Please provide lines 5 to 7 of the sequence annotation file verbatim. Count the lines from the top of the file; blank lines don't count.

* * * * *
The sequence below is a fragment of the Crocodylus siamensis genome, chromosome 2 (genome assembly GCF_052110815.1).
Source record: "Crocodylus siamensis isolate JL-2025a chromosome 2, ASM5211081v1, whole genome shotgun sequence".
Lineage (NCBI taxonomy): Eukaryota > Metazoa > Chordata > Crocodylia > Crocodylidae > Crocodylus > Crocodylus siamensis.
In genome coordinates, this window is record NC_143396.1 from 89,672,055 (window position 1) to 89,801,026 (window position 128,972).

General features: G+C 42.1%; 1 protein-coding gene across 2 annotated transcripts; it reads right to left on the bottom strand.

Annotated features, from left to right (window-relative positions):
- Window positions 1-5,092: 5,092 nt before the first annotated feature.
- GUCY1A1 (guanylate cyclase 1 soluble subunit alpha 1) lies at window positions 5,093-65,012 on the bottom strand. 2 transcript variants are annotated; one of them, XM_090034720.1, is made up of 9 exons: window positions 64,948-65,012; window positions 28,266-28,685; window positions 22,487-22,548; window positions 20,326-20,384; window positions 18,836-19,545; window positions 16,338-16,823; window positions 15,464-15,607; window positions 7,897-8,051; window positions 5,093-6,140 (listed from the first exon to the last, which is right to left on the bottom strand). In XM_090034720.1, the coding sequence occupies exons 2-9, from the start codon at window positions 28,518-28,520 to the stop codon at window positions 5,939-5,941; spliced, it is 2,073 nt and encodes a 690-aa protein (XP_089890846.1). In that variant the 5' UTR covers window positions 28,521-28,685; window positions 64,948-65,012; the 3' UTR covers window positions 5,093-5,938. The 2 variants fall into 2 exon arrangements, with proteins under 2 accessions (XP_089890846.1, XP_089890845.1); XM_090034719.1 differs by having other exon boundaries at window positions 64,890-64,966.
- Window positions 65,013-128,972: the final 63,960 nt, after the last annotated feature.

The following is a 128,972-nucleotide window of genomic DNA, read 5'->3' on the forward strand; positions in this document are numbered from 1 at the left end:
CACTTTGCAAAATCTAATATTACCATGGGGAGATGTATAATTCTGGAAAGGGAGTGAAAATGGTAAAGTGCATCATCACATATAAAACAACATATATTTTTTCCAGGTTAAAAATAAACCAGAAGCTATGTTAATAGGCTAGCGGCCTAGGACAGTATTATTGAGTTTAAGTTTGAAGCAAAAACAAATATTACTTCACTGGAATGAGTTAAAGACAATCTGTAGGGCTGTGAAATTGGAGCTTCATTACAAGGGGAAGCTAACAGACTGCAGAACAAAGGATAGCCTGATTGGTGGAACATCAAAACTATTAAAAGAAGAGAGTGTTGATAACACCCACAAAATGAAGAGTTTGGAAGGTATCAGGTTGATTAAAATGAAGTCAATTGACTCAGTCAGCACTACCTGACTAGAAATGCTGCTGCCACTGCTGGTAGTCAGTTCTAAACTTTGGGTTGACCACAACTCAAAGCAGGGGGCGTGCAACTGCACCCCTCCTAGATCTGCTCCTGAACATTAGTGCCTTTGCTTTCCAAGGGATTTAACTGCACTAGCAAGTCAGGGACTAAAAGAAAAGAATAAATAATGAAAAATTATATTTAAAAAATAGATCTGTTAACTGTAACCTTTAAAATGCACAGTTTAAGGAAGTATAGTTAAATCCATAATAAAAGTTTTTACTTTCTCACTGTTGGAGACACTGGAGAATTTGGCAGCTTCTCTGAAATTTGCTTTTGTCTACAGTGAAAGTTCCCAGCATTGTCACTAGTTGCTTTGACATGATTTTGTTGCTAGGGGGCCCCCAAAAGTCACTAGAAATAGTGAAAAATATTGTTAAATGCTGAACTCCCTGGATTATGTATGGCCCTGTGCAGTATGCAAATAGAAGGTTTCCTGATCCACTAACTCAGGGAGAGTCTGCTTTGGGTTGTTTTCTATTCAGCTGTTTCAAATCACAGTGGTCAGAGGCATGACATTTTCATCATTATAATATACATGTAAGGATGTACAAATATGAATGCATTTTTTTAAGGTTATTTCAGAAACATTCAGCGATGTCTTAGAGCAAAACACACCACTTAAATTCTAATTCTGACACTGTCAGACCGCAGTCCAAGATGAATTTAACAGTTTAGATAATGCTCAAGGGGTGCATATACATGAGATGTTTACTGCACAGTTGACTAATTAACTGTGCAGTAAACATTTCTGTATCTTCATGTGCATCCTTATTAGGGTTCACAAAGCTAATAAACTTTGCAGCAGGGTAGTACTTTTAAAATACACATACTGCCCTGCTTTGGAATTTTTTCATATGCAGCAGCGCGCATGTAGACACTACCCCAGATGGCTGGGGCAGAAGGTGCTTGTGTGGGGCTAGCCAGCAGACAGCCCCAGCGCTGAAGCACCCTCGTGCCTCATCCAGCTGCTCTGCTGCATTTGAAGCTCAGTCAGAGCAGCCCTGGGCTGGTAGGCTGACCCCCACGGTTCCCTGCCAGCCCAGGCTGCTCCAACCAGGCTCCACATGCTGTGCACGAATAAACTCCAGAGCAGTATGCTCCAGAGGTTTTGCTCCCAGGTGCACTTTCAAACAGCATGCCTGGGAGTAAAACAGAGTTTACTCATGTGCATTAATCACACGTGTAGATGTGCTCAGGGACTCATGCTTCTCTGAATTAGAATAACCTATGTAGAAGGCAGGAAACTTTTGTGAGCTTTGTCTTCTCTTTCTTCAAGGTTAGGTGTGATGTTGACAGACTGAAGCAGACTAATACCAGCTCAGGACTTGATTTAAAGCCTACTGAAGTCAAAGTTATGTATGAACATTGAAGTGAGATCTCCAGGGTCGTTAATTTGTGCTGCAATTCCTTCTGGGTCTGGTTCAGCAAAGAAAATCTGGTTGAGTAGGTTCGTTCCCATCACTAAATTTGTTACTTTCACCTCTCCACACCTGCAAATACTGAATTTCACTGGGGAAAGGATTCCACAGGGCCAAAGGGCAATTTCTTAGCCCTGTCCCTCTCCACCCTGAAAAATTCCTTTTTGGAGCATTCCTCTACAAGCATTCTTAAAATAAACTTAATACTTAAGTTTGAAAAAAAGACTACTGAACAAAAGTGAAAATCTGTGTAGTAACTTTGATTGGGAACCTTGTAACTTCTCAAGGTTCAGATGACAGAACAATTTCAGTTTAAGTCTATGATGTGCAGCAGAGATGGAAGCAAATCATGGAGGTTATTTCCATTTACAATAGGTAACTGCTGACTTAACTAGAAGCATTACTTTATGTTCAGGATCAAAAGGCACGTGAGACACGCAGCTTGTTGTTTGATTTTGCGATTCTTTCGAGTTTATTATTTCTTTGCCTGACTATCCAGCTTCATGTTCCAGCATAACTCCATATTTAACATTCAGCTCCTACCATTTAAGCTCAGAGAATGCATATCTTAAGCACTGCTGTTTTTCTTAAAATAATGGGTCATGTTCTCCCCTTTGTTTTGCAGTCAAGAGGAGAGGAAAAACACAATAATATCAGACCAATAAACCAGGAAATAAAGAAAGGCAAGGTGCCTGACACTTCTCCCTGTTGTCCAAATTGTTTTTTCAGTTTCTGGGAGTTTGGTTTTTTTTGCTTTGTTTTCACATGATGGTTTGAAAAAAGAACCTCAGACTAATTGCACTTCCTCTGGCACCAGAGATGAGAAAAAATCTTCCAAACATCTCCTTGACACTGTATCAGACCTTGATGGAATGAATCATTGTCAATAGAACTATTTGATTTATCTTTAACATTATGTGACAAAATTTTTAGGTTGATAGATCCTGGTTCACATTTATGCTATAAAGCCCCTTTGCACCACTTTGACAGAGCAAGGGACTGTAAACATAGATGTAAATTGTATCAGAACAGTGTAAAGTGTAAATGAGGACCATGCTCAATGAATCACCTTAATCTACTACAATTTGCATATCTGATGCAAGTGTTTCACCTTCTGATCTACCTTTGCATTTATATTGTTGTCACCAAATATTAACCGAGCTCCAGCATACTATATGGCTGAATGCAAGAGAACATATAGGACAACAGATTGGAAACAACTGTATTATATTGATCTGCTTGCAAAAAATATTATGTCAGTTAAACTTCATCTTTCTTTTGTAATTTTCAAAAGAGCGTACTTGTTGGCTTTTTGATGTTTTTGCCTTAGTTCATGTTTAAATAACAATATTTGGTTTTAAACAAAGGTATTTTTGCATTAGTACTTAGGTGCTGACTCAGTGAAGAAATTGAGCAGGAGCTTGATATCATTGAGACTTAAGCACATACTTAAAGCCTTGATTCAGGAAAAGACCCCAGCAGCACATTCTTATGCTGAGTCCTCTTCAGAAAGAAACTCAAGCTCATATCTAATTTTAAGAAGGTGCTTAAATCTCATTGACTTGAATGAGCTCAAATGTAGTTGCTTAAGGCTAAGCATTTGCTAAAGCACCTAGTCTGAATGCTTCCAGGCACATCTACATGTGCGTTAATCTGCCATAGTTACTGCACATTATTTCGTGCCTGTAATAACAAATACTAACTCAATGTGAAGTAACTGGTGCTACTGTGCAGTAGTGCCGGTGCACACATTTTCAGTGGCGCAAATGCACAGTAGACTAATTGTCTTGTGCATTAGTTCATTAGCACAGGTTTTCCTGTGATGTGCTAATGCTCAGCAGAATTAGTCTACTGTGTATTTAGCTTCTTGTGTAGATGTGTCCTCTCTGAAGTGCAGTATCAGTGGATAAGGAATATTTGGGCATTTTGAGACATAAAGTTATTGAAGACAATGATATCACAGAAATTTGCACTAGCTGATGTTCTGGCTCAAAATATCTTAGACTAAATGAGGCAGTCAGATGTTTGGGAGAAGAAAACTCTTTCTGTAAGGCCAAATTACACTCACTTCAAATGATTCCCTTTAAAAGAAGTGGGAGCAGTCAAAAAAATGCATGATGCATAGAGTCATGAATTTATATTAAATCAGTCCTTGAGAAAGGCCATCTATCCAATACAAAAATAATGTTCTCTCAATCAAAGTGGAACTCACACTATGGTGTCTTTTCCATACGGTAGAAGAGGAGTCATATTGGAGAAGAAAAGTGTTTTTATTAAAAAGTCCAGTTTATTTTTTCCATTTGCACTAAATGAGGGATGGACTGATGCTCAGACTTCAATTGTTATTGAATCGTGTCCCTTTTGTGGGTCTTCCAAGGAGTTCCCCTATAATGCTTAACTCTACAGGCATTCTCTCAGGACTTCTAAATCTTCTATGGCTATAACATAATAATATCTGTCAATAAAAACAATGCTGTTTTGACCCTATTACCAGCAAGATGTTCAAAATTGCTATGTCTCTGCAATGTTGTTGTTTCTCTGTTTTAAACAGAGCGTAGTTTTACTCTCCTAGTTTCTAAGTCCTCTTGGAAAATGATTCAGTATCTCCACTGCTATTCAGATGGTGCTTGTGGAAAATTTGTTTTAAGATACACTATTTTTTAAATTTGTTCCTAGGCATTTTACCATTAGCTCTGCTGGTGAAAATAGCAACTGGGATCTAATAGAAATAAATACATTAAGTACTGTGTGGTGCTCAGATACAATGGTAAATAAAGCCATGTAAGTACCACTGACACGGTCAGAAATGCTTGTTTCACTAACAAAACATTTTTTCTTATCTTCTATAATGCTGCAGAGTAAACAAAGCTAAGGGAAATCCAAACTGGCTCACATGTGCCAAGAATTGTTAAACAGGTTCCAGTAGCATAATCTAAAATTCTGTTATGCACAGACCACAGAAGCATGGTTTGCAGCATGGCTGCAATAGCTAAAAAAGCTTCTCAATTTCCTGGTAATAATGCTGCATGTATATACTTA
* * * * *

General features: G+C 42.1%; 1 protein-coding gene across 2 annotated transcripts; it reads right to left on the bottom strand.

Annotated features, from left to right (window-relative positions):
- Window positions 1-5,092: 5,092 nt before the first annotated feature.